The film ends many years later. After that fateful night, Owen never saw Maddy again, and he’s still working at the arcade. He looks old beyond his years and seems as though he’s dying inside—spiritually and physically. When he decides to rewatch The Pink Opaque he’s shocked to discover it’s not the show he remembered and identified so much with. Now that it’s easily available on streaming and he’s no longer a kid, it’s cheesy and cheap, a far cry from the complex, scary drama he and Maddy once saw themselves in. Was it always like this and it’s just his and Maddy’s perceptions that were different? Was Maddy telling the truth? I Saw the TV Glow doesn’t offer a firm answer, nor does it spell out its jaw-dropping finale.

While working a child’s birthday party at the arcade with his coworkers (including Conner O'Malley, a comedian known for his manic style who brings just a touch of his unhinged energy to the film), Owen suddenly freaks out in the middle of singing “Happy Birthday.” He starts screaming, over and over again, for help, only to be eerily ignored by everyone in the room. When he goes to the bathroom to recover, he has a further breakdown—or maybe it’s a breakthrough. Standing in front of the mirror, he cuts into his chest and pulls himself apart to reveal a blinding, beautiful light as the music swells. It’s strange and scary, but ultimately triumphant, as though Owen has finally been able to reach whatever he saw in The Pink Opaque.

Then we cut to Owen meekly apologizing to the various guests for his freakout, the previous scene seemingly a fantasy, and the film ends.

What Does I Saw the TV Glow’s Ending Mean?

I Saw the TV Glow does not offer a definitive answer on whether or not The Pink Opaque is a real world unto itself or if it’s just a TV show, and that uncertainty is essential to the film’s horror. In interviews since the film’s Sundance premiere, Schoenrun has stated that it is a trans narrative. Owen’s story can be considered a metaphor for “eggs,” a term for trans people who don’t yet realize that they are trans. (Tons more to read about “eggs” from trans people, like here and here.) His identification with The Pink Opaque is an outlet for feelings he hasn’t been able—or perhaps is unwilling—to express. Seeing yourself, or a version of the “you” you could be, in a piece of pop culture is a shared universal experience. It’s why representation matters, because seeing specifically what’s inside of you depicted in a piece of art can be an essential first step in understanding who you are and who you could be. Especially in the ‘90s, when explicit gay, lesbian, and especially trans narratives were rare in mainstream texts, The Pink Opaque is incredibly important for Owen and Maddy. Their obsession with it might not be healthy, but it’s necessary.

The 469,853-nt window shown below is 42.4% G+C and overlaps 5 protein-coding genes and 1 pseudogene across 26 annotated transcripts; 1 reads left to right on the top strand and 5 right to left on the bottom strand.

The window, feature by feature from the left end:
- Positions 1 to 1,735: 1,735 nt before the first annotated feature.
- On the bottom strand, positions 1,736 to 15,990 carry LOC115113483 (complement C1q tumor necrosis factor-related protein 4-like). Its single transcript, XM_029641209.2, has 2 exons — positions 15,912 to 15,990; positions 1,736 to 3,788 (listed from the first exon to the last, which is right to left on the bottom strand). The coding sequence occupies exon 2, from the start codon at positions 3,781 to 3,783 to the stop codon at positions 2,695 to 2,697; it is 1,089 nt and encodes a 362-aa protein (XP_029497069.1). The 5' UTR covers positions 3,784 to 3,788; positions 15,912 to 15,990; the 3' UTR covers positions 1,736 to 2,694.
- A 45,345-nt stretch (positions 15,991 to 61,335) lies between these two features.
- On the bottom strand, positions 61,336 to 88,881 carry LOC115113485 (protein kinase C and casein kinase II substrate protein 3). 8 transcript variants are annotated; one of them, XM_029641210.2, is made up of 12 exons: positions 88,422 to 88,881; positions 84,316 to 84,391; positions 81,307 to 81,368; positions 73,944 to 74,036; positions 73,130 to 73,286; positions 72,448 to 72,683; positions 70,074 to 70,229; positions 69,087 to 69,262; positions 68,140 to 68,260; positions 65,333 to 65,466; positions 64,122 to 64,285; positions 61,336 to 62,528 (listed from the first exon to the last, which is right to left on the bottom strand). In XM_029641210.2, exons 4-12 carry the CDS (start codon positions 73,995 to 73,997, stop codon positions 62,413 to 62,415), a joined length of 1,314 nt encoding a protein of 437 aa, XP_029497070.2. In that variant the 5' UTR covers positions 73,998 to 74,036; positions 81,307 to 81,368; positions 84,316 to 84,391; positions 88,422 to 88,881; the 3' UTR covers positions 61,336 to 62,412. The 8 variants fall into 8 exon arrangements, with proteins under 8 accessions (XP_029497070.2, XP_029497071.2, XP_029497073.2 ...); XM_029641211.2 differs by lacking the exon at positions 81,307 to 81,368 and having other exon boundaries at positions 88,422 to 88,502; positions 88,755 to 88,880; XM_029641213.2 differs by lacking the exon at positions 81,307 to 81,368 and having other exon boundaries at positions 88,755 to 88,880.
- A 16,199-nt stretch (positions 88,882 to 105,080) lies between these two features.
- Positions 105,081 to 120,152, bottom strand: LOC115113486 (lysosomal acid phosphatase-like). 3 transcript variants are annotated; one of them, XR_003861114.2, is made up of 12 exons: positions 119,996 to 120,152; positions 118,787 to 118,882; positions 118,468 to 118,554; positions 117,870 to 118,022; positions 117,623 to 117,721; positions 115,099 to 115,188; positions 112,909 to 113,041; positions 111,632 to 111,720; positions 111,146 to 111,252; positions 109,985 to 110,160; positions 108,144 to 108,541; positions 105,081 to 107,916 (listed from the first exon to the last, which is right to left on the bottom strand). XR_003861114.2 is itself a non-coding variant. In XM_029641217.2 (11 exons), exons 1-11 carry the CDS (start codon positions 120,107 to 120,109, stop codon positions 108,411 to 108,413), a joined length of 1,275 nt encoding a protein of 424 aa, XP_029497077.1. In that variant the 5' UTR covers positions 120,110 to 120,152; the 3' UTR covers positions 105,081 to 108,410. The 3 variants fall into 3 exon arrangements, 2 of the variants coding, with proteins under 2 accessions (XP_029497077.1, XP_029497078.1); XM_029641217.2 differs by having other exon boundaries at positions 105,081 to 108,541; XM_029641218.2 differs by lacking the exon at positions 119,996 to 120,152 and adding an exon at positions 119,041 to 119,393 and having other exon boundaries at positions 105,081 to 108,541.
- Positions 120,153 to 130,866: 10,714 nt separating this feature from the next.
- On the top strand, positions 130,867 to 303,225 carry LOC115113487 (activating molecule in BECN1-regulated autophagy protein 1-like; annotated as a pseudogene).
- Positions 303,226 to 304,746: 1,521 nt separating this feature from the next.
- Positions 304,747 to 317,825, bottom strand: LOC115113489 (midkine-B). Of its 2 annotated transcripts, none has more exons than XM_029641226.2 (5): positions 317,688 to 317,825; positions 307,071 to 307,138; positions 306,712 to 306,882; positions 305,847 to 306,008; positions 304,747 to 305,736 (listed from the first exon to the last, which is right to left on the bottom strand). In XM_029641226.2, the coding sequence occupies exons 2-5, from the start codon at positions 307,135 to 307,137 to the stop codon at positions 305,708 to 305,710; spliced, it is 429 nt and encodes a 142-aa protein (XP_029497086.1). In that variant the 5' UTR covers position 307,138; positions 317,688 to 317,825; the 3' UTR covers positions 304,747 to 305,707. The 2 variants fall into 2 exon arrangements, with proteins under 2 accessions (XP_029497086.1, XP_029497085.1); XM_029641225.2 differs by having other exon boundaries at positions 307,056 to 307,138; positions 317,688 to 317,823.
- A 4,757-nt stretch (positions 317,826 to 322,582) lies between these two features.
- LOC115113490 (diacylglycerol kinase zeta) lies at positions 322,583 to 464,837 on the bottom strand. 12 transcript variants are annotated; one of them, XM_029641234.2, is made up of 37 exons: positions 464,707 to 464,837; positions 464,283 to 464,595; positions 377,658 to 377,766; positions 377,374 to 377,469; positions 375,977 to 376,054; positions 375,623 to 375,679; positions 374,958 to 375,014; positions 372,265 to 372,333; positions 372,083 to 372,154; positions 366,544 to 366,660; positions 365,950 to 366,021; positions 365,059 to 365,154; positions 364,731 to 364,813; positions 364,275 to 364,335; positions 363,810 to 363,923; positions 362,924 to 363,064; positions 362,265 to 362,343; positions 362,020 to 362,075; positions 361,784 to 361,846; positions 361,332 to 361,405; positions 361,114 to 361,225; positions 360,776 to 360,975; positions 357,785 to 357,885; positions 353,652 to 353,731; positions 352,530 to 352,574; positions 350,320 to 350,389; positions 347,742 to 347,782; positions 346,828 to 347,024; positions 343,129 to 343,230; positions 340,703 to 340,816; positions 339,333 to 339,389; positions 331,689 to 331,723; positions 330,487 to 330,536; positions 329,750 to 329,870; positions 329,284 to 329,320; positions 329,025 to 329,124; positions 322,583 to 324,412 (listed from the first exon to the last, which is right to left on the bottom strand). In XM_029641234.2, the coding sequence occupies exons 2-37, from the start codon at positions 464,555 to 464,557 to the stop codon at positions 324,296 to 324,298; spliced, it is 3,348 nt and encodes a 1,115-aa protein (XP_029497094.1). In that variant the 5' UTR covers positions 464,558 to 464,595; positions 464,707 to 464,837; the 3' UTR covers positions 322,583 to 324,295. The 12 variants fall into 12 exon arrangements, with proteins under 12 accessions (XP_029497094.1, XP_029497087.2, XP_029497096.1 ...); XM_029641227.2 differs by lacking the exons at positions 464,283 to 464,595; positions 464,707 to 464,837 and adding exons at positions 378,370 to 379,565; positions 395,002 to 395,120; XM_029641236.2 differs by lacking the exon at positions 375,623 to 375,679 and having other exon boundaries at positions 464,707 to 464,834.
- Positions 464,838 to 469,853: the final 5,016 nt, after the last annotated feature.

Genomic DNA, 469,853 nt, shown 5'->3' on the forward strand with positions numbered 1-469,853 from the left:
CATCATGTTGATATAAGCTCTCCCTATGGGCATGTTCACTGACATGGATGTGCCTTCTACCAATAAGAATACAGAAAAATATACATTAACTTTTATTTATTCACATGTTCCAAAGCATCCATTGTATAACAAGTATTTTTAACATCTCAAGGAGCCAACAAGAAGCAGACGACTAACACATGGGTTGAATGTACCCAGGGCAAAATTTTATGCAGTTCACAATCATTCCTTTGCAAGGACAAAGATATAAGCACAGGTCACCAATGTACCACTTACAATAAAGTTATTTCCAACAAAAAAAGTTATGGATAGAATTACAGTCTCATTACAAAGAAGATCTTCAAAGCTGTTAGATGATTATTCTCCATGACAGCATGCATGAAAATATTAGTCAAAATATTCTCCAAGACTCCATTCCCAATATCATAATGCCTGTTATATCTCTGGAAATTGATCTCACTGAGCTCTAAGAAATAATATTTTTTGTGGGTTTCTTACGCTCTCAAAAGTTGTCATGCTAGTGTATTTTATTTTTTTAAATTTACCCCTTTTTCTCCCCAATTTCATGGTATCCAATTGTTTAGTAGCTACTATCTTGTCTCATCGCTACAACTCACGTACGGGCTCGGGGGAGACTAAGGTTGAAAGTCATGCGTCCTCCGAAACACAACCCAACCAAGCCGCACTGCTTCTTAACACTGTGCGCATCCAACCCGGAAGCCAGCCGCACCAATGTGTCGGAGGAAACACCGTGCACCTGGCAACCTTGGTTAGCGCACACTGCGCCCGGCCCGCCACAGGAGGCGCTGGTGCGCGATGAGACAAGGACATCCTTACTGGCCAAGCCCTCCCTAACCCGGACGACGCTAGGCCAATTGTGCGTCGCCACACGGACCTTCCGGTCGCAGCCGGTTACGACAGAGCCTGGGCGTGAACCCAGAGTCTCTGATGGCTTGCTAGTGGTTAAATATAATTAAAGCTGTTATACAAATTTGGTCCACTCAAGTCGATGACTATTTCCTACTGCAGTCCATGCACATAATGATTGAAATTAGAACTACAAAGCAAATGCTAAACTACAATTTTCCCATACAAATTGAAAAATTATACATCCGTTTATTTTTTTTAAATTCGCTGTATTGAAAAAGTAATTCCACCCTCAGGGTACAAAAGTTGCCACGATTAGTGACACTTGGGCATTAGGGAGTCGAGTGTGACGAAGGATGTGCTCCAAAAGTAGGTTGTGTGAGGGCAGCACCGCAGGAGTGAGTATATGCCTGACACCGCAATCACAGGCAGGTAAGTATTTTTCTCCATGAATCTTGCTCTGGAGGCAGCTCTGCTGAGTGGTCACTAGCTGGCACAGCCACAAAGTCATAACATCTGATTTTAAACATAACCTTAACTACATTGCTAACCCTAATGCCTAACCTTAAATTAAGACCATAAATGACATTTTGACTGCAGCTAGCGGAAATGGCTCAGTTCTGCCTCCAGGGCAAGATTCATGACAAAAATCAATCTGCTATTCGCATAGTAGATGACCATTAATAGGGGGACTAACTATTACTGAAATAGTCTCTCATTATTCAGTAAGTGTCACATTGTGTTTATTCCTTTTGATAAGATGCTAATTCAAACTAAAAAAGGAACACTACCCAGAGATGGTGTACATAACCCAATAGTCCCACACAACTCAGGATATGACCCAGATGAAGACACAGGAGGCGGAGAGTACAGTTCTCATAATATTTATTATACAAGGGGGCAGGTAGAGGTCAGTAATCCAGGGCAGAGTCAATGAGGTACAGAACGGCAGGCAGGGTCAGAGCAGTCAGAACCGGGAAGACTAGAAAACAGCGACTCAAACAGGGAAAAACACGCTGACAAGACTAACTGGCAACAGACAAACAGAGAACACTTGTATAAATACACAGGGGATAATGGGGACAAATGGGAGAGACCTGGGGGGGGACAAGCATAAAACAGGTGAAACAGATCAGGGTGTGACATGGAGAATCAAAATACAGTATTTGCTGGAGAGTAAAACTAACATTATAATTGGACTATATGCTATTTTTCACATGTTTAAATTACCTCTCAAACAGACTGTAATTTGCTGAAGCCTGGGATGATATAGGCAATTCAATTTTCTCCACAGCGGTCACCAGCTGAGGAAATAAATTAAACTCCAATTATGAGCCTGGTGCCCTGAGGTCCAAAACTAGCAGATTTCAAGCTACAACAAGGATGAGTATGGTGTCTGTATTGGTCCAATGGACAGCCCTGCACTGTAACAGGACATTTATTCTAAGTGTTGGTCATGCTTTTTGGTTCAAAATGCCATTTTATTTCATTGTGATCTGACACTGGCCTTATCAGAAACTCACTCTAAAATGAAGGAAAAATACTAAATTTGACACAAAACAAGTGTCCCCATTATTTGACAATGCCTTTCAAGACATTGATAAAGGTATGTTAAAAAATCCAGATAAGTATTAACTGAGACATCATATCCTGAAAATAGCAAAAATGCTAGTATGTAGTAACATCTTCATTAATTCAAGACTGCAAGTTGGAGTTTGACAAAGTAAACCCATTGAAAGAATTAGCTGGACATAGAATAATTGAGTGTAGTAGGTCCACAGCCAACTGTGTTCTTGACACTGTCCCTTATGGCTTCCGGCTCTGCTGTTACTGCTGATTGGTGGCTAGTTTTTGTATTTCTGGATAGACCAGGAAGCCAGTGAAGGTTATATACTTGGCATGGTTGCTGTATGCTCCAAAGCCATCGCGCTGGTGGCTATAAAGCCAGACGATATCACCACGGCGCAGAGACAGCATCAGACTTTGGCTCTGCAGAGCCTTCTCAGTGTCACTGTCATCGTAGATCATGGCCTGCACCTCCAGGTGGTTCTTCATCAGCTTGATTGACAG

Maddy could have been telling the truth about The Pink Opaque, but for Owen, it almost doesn’t matter. There was something about the show that spoke to some essential, if complicated, part of him. When he balks at Maddy’s offer to take him to the world of The Pink Opaque so he can access Isabel once again, the clearest read is the rejection of the possibility of accessing his true self. It’s understandable. Whether literal or metaphoric, there’s a Rubicon that Owen has to cross. That he can’t know whether it’s the right thing to do or not until after he goes through with it is scary.

It’s why the ending of I Saw the TV Glow is such a gut punch. Something about seeing children celebrating at a birthday party with their whole lives ahead of them while so much of his own life has passed him by triggers Owen. They’re a manifestation of all the years he’s lost living an untruth. These are happy, fresh-faced kids inside an arcade whose ‘90s-core decorations feel like something out of The Pink Opaque, celebrating their futures in a setting that reminds Owen of the path he didn’t take. So when he opens himself in the bathroom to reveal the light inside him, it feels cathartic. He’s not dead inside and there’s still a chance for his true self to come out. There’s terror in what’s happening, of course—the self-harming way he pulls his chest apart is body horror—but ultimately the act is a type of vindication; of The Pink Opaque, of Maddy, and of who Owen could be.

But, rather than end I Saw the TV Glow on this powerful note of possibility, the film instead ends with Owen apologizing for who he is. The Pink Opaque remains a fantasy. Neither Owen nor the audience gets confirmation, leaving us with a terrifying sense of uncertainty and tragedy. Owen never got a chance to fully see himself inside the TV glow. The what-ifs are more terrifying than any ice cream monster.